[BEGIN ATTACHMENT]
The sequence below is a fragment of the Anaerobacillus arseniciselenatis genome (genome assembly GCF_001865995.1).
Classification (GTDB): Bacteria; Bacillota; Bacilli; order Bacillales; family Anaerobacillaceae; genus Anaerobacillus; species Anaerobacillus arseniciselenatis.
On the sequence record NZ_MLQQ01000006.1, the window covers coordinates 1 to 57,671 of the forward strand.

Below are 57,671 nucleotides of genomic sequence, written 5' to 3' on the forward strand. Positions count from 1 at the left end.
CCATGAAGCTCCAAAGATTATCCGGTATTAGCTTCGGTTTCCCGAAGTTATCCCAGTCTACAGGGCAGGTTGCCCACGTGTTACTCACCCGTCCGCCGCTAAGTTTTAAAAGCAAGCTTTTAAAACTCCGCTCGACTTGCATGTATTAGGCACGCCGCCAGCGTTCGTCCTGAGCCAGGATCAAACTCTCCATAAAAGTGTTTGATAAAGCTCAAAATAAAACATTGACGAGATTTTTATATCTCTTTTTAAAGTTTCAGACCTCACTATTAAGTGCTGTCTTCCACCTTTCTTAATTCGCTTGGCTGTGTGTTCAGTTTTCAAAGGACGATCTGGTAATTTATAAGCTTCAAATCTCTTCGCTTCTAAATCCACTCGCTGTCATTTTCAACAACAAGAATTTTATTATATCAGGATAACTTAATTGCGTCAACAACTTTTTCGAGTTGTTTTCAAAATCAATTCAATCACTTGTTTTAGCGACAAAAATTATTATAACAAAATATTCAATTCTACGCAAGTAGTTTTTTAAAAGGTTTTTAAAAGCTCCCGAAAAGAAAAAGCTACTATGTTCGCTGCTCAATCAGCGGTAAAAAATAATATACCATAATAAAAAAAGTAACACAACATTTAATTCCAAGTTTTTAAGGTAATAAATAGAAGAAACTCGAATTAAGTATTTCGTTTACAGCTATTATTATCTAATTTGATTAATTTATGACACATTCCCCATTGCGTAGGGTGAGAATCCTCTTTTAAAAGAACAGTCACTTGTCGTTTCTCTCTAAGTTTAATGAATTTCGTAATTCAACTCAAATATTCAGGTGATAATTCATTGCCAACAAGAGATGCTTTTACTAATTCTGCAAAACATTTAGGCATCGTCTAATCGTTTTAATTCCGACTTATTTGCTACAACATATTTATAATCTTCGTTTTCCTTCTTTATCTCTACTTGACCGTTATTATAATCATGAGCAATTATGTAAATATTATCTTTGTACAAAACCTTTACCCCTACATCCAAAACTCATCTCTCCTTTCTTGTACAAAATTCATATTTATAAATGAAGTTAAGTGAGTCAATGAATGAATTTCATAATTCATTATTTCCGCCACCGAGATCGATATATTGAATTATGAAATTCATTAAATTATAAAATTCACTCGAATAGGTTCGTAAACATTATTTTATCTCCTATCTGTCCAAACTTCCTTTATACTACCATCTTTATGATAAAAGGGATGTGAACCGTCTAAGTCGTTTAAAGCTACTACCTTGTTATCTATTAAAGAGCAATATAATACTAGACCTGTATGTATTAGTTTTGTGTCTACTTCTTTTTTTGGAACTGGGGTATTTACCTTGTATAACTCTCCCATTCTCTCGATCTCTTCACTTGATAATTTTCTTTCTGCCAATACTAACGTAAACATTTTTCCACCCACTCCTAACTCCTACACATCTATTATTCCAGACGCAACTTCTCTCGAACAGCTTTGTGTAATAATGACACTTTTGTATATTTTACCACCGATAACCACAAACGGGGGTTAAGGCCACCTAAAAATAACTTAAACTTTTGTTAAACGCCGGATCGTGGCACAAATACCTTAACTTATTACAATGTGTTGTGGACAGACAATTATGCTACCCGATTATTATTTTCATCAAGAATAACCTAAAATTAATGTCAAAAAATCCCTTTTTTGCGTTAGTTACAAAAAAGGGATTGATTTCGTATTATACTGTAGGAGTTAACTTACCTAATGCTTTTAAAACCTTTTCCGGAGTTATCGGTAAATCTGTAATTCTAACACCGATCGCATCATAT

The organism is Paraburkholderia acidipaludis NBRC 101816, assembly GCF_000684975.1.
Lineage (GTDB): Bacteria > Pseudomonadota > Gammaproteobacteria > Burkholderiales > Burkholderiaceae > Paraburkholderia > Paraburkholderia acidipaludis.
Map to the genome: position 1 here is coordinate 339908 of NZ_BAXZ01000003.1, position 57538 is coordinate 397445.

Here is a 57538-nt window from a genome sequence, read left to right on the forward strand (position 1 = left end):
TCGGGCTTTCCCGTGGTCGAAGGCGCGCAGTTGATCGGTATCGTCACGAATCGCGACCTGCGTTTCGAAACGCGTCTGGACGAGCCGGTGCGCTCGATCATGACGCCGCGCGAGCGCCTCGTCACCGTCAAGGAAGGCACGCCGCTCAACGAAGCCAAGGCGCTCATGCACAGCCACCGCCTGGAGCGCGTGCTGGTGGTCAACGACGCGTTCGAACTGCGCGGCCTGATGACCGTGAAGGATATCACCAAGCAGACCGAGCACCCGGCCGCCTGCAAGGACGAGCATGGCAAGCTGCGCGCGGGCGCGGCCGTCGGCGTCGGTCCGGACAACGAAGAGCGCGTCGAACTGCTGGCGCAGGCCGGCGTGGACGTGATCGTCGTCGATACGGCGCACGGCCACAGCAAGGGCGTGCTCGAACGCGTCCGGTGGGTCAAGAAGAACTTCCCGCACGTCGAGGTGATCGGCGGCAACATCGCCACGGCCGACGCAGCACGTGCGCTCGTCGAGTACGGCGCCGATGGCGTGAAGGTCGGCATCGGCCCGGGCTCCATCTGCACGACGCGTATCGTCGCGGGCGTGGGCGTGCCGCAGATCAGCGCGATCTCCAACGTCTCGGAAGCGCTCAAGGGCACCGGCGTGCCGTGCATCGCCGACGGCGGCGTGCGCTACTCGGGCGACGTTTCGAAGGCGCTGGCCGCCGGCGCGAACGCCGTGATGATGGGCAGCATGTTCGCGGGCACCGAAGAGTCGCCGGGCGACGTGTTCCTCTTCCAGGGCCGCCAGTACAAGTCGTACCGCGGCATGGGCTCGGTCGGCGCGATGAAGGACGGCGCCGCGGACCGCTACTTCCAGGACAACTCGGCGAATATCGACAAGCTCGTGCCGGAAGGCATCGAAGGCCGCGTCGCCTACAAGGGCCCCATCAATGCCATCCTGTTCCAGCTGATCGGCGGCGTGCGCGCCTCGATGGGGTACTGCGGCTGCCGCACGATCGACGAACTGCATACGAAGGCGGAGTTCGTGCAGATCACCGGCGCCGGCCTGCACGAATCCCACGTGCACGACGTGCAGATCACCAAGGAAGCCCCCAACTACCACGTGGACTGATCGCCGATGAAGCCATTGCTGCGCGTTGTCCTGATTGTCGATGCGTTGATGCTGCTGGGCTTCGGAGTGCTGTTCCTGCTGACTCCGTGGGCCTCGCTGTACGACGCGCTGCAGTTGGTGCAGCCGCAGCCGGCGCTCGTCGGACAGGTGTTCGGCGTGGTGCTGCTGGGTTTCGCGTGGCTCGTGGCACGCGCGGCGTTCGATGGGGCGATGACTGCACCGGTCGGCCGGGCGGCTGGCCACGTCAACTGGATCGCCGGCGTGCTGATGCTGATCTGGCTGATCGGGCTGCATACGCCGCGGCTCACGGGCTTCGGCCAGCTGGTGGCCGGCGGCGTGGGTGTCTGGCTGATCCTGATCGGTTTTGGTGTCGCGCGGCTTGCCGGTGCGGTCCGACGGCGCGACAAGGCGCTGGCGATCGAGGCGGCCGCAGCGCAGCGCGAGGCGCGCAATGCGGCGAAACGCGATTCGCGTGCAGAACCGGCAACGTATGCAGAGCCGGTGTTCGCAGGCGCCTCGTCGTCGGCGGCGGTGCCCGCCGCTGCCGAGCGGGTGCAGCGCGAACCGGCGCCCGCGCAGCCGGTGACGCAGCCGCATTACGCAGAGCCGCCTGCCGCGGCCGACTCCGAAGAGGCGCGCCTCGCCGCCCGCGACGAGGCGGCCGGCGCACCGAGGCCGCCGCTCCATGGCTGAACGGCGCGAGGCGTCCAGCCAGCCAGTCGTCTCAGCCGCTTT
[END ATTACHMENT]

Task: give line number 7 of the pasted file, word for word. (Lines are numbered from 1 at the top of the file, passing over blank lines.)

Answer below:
Lineage (GTDB): Bacteria > Pseudomonadota > Gammaproteobacteria > Burkholderiales > Burkholderiaceae > Paraburkholderia > Paraburkholderia acidipaludis.